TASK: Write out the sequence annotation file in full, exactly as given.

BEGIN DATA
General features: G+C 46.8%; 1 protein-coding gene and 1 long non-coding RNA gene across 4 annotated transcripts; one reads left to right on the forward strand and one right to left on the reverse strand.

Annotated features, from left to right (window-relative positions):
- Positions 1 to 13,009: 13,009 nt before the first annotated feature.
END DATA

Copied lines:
General features: G+C 46.8%; 1 protein-coding gene and 1 long non-coding RNA gene across 4 annotated transcripts; one reads left to right on the forward strand and one right to left on the reverse strand.

Annotated features, from left to right (window-relative positions):
- Positions 1 to 13,009: 13,009 nt before the first annotated feature.